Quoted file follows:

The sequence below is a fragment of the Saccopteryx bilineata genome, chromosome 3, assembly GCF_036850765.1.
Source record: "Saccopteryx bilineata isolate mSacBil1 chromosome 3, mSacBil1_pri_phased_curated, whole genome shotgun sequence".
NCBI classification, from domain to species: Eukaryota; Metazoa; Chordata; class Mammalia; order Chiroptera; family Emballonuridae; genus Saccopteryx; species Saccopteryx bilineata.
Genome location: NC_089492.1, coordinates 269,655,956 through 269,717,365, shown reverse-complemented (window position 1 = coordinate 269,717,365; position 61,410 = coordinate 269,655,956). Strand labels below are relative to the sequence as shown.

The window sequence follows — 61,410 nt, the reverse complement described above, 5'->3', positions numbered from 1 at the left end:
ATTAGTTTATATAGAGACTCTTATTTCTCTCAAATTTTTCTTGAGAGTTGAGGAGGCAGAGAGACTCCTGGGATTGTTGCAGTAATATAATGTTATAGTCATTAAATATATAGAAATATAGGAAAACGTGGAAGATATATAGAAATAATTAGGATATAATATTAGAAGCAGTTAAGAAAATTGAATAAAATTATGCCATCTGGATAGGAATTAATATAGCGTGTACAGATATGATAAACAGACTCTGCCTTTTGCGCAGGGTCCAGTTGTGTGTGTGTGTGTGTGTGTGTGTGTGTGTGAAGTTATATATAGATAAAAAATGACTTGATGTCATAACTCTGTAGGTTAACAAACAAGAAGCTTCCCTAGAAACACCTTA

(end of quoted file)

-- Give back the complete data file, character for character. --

The sequence below is a fragment of the Saccopteryx bilineata genome, chromosome 3, assembly GCF_036850765.1.
Source record: "Saccopteryx bilineata isolate mSacBil1 chromosome 3, mSacBil1_pri_phased_curated, whole genome shotgun sequence".
NCBI classification, from domain to species: Eukaryota; Metazoa; Chordata; class Mammalia; order Chiroptera; family Emballonuridae; genus Saccopteryx; species Saccopteryx bilineata.
Genome location: NC_089492.1, coordinates 269,655,956 through 269,717,365, shown reverse-complemented (window position 1 = coordinate 269,717,365; position 61,410 = coordinate 269,655,956). Strand labels below are relative to the sequence as shown.

The window sequence follows — 61,410 nt, the reverse complement described above, 5'->3', positions numbered from 1 at the left end:
ATTAGTTTATATAGAGACTCTTATTTCTCTCAAATTTTTCTTGAGAGTTGAGGAGGCAGAGAGACTCCTGGGATTGTTGCAGTAATATAATGTTATAGTCATTAAATATATAGAAATATAGGAAAACGTGGAAGATATATAGAAATAATTAGGATATAATATTAGAAGCAGTTAAGAAAATTGAATAAAATTATGCCATCTGGATAGGAATTAATATAGCGTGTACAGATATGATAAACAGACTCTGCCTTTTGCGCAGGGTCCAGTTGTGTGTGTGTGTGTGTGTGTGTGTGTGTGTGAAGTTATATATAGATAAAAAATGACTTGATGTCATAACTCTGTAGGTTAACAAACAAGAAGCTTCCCTAGAAACACCTTA